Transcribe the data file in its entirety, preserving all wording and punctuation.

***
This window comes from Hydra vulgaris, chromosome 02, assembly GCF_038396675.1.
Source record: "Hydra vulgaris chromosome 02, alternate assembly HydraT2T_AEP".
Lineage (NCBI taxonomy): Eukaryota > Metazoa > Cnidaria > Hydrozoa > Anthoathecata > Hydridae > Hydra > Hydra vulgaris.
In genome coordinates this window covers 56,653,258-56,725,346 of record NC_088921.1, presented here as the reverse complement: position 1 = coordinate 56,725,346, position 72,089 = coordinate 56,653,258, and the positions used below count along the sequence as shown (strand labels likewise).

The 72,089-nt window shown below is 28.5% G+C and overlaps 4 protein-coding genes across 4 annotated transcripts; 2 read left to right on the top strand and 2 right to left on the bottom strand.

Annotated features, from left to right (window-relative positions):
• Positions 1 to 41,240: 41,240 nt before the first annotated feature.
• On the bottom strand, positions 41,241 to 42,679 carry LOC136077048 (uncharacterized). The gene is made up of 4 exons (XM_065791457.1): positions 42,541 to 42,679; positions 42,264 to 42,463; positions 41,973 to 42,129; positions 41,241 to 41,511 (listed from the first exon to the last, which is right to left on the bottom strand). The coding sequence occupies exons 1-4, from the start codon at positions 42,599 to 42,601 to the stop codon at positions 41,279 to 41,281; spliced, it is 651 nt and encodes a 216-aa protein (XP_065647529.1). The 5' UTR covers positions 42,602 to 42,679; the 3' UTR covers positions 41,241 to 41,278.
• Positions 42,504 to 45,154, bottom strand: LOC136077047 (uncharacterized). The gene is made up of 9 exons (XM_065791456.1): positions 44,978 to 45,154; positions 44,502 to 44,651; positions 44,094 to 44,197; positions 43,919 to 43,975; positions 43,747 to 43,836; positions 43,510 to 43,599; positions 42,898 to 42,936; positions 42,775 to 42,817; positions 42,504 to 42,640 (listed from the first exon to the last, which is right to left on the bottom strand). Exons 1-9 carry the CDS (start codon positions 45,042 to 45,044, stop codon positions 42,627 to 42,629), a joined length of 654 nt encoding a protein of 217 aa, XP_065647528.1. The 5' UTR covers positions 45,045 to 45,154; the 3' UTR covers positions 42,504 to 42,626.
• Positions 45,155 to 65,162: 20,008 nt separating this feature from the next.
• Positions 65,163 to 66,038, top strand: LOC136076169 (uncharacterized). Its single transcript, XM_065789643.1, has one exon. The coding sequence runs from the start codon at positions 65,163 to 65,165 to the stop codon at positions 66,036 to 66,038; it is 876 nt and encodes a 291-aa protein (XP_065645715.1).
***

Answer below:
This window comes from Hydra vulgaris, chromosome 02, assembly GCF_038396675.1.
Source record: "Hydra vulgaris chromosome 02, alternate assembly HydraT2T_AEP".
Lineage (NCBI taxonomy): Eukaryota > Metazoa > Cnidaria > Hydrozoa > Anthoathecata > Hydridae > Hydra > Hydra vulgaris.
In genome coordinates this window covers 56,653,258-56,725,346 of record NC_088921.1, presented here as the reverse complement: position 1 = coordinate 56,725,346, position 72,089 = coordinate 56,653,258, and the positions used below count along the sequence as shown (strand labels likewise).

The 72,089-nt window shown below is 28.5% G+C and overlaps 4 protein-coding genes across 4 annotated transcripts; 2 read left to right on the top strand and 2 right to left on the bottom strand.

Annotated features, from left to right (window-relative positions):
• Positions 1 to 41,240: 41,240 nt before the first annotated feature.
• On the bottom strand, positions 41,241 to 42,679 carry LOC136077048 (uncharacterized). The gene is made up of 4 exons (XM_065791457.1): positions 42,541 to 42,679; positions 42,264 to 42,463; positions 41,973 to 42,129; positions 41,241 to 41,511 (listed from the first exon to the last, which is right to left on the bottom strand). The coding sequence occupies exons 1-4, from the start codon at positions 42,599 to 42,601 to the stop codon at positions 41,279 to 41,281; spliced, it is 651 nt and encodes a 216-aa protein (XP_065647529.1). The 5' UTR covers positions 42,602 to 42,679; the 3' UTR covers positions 41,241 to 41,278.
• Positions 42,504 to 45,154, bottom strand: LOC136077047 (uncharacterized). The gene is made up of 9 exons (XM_065791456.1): positions 44,978 to 45,154; positions 44,502 to 44,651; positions 44,094 to 44,197; positions 43,919 to 43,975; positions 43,747 to 43,836; positions 43,510 to 43,599; positions 42,898 to 42,936; positions 42,775 to 42,817; positions 42,504 to 42,640 (listed from the first exon to the last, which is right to left on the bottom strand). Exons 1-9 carry the CDS (start codon positions 45,042 to 45,044, stop codon positions 42,627 to 42,629), a joined length of 654 nt encoding a protein of 217 aa, XP_065647528.1. The 5' UTR covers positions 45,045 to 45,154; the 3' UTR covers positions 42,504 to 42,626.
• Positions 45,155 to 65,162: 20,008 nt separating this feature from the next.
• Positions 65,163 to 66,038, top strand: LOC136076169 (uncharacterized). Its single transcript, XM_065789643.1, has one exon. The coding sequence runs from the start codon at positions 65,163 to 65,165 to the stop codon at positions 66,036 to 66,038; it is 876 nt and encodes a 291-aa protein (XP_065645715.1).